Helping to Navigate College Admissions
During 30 years as director of financial aid at Princeton University, working right down the hall from the admissions department, Don Betterton was privy to hundreds of conversations on the ever-shifting criteria for entry into a top tier school. After his retirement, Betterton drew upon his insights and opened a business to offer advice to college bound students and their parents.
Actually, demonstrating the intiative and hard work required of the successful college applications he counsels, Betterton opened two businesses. The first was a branch of Howard Greene and Associates (www.howardgreeneandassociates.com). The second was Betterton College Planning (609-737-7377.)
Howard Greene, based in Westport, Connecticut, is a 40-year-old full service educational consulting company. Its founder was an admissions officer at Princeton who, along with his son, Matthew Greene, has written a number of books on the admissions process. They include "Scaling the Ivy Wall," "Making It Into a Top College," "The Public Ivies," and "Making It Into a Top Graduate School."
Howard Greene offers extensive, ongoing services to high school students for a fee of about $7,000. It refines an appropriate list of colleges, helps in the preparation of college applications, critiques essays, prepares the students for interviews, aids in the selection of the best college after acceptances roll in, smooths the transition from high school to college, and helps the new freshmen to select their first college courses.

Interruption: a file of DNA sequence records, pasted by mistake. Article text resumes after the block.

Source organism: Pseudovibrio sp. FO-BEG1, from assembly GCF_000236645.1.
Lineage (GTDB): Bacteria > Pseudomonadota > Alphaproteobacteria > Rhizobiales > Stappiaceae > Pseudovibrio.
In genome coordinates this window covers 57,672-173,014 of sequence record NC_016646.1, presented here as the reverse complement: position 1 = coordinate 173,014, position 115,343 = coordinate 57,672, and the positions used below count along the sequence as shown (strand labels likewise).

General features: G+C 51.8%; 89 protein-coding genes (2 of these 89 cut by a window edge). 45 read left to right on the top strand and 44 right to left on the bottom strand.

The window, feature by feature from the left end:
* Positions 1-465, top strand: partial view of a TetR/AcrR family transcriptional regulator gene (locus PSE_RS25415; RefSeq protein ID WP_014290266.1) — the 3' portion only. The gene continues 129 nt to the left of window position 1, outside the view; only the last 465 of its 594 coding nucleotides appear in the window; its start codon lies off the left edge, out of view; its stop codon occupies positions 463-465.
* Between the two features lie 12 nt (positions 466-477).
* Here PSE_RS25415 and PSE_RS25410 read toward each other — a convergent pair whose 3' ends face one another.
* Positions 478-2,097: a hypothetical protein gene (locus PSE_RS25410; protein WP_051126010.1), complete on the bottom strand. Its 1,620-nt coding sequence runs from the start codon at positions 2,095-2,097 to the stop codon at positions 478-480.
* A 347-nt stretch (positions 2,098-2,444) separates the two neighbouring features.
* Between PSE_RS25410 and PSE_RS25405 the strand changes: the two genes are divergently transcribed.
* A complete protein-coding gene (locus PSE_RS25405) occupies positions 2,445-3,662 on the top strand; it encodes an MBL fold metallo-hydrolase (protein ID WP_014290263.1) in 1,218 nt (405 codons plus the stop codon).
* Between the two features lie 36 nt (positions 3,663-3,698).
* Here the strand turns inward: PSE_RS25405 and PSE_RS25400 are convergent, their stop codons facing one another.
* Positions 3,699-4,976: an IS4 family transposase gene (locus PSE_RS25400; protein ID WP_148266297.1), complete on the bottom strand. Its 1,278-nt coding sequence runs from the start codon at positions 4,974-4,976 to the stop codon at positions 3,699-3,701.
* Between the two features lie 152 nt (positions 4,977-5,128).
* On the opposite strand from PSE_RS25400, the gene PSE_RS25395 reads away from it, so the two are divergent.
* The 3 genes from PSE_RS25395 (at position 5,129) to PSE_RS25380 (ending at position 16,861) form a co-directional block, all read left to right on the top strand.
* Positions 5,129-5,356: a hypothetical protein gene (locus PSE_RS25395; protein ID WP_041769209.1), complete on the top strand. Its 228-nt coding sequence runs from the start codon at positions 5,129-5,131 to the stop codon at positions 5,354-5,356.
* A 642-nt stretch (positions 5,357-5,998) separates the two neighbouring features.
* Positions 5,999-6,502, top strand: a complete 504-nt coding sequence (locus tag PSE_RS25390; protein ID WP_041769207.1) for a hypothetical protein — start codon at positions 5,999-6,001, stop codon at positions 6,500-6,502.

Greene, like Betterton, is a Dartmouth alumnus. Betterton, who graduated in 1960, went through college on a Navy ROTC scholarship. "We were a family of modest means," he says. The scholarship money helped with the bills. Besides, he says, he was interested in joining the military. The Navy’s help with his college bills meant that he was required to serve in the Navy upon graduation, and did so as a pilot. He first came to Princton as a Navy ROTC instructor, and then moved over to the admissions office. He remained in the Naval Reserve as he worked at Princeton, retiring after 25 years with the rank of captain.